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Here's the basic structure for the wrecker boom. Lot's more to add including all kinds of bracing, cable drum and cable, gears, bolts and rivets, etc.

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Finally, here's some sideboards for the pickup bed. They consist of a basswood rail with 1/6" brass strips for support. The rivets are good old straight pins. The stain is the same as the bed floor; Minwax #211 Provincial. I had planned on clear coating the bed floor and these rails, but at this point that is still under consideration. The reason being, the clear coat can cause the wood to warp, so the question is do I want to deal with that possibility or settle for the current look. Still thinking about it...

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this is very cool!

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awsome stuff !!!!!!

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that is some sweet building right there Alyn!, you could maybe try some varnish, or wax on the wood, a little hand rubbing would make them fairly shiny, I know who I'm going to call if the Cuda rips out a u-joint! B)

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That's some awesome building. I've been thinking of a future project of making a custom tow truck; so this is a really good reference. Thanks for sharing.

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Alyn, I like the vehicle that you're building and wanted to say that Canadian-built Model Ts had both doors able to open while the US version only had the passenger side door. We (Canadians, that is) shipped cars to other Commonwealth countries that drove on the other side of the road so needed the other door operable.

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This is coming along very nicely. Great work so far.

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GREAT PROGRESS!!!

BEAUTIFUL WORK ALYN.

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Alyn, that is coming along nicely. Is that small wire that you used when gluing the tube to the rear axle?

Steve

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Finally, here's some sideboards for the pickup bed. They consist of a basswood rail with 1/6" brass strips for support. The rivets are good old straight pins. The stain is the same as the bed floor; Minwax #211 Provincial. I had planned on clear coating the bed floor and these rails, but at this point that is still under consideration. The reason being, the clear coat can cause the wood to warp, so the question is do I want to deal with that possibility or settle for the current look. Still thinking about it...

Here's something else to consider, Alyn:

Factory stock Model Ts did not have exposed natural wood at all. The flooring and bed floors were painted black. If you're looking for an all-factory appearance, the floor of the bed (boards and the metal rub strips) would be black and the sideboards would be aftermarket pieces, most likely oak. Those could be treated to any number of finishes.

Whatever way you decide to go with the wood, it's gonna be a killer model because you are already off to a great start!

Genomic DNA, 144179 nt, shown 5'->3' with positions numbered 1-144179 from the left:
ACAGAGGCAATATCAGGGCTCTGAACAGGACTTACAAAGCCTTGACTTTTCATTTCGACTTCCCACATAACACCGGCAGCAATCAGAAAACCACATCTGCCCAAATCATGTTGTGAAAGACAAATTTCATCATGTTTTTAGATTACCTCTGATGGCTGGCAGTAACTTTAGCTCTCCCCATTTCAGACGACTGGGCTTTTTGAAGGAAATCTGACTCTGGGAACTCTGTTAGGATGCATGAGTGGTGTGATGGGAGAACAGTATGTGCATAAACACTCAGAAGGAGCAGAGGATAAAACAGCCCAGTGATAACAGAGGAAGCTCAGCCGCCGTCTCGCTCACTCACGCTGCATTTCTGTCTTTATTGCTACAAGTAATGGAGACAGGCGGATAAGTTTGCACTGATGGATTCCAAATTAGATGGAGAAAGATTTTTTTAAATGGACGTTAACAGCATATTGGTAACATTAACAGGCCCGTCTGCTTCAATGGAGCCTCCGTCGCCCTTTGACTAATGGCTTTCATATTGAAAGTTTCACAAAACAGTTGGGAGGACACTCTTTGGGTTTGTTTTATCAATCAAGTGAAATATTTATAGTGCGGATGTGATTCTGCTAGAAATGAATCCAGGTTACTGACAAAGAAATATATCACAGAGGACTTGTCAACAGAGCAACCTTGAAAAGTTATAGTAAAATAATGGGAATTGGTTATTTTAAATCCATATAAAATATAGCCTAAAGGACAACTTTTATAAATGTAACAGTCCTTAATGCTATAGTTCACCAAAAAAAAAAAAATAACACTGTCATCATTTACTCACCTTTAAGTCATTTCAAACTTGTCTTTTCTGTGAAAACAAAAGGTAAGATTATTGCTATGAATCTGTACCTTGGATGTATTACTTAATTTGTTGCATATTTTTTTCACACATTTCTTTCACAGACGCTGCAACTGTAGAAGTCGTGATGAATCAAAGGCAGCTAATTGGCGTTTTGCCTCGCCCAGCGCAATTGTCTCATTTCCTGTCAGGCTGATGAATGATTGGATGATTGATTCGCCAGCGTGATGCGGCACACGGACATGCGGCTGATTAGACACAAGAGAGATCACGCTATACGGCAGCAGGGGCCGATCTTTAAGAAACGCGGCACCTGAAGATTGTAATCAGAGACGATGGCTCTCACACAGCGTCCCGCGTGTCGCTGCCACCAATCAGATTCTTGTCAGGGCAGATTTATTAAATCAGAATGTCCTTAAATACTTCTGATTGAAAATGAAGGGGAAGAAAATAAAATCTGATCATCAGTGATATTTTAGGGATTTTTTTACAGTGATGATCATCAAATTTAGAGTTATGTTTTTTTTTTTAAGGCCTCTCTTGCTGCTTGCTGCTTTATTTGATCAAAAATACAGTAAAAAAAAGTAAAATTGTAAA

B)

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thanks for the kind words, guys.

Bill, thanks for the tip, although more and more I'm thinking the wood looks good with just the stain and no clear.

Thanks for the added info Ken. Glad I didn't do the Canadian version. It would have been twice as difficult.

Stephen, the axle is wrapped with some mild steel wire the from floral department at Hobby Lobby or Michaels. It seems to me that wrapping round parts keeps them in alignment better than clamping.

And, thanks for the history lesson, Dan. I know I've read similar info somewhere, but the stained wood adds character, so this truck will be built in what I would call "parade style"; artistic license at the expense of accuracy. I've done a couple of pickup beds in basswood with a yellow stain, so this one ended up with the dark stain just to try something different. Not sure how I'll handle the wooden spokes on the wheels yet.

Here's a little more progress. The first rendition of the wrecker boom looked a little heavy, so I redid it in the next smaller size angle iron. The end was also curved to match one of my research pictures. Getting the angle to curve without buckling required 6 relief cuts on each piece. Then they were glued with a mixture of Ambroid and styrene shavings. I figured that would be stronger than just glue alone.

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I sanded off the molded in instrument cluster on the dash and replaced that with a couple of holes for some gauge bezels. I think some decals will look better here than dry brushing the molded in gauge details. Sorry for the lousy focus on this one.

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Here's the hood with the louvers opened up. It's not too tough to cut them open, but getting the cuts straight and even is another story. Hopefully the paint won't fill these back in.

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Finally, here's a mock up of how it's progressing. This is exactly the look I wanted, so the motivational juices are starting to flow.

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now, on to the top bows ...

Edited by Alyn

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This is VERY cool! I'm so happy to see so many stock Model Ts being built lately.

I need to grab one of those Double T kits and start building. What are you making that tow boom from?

Charlie Larkin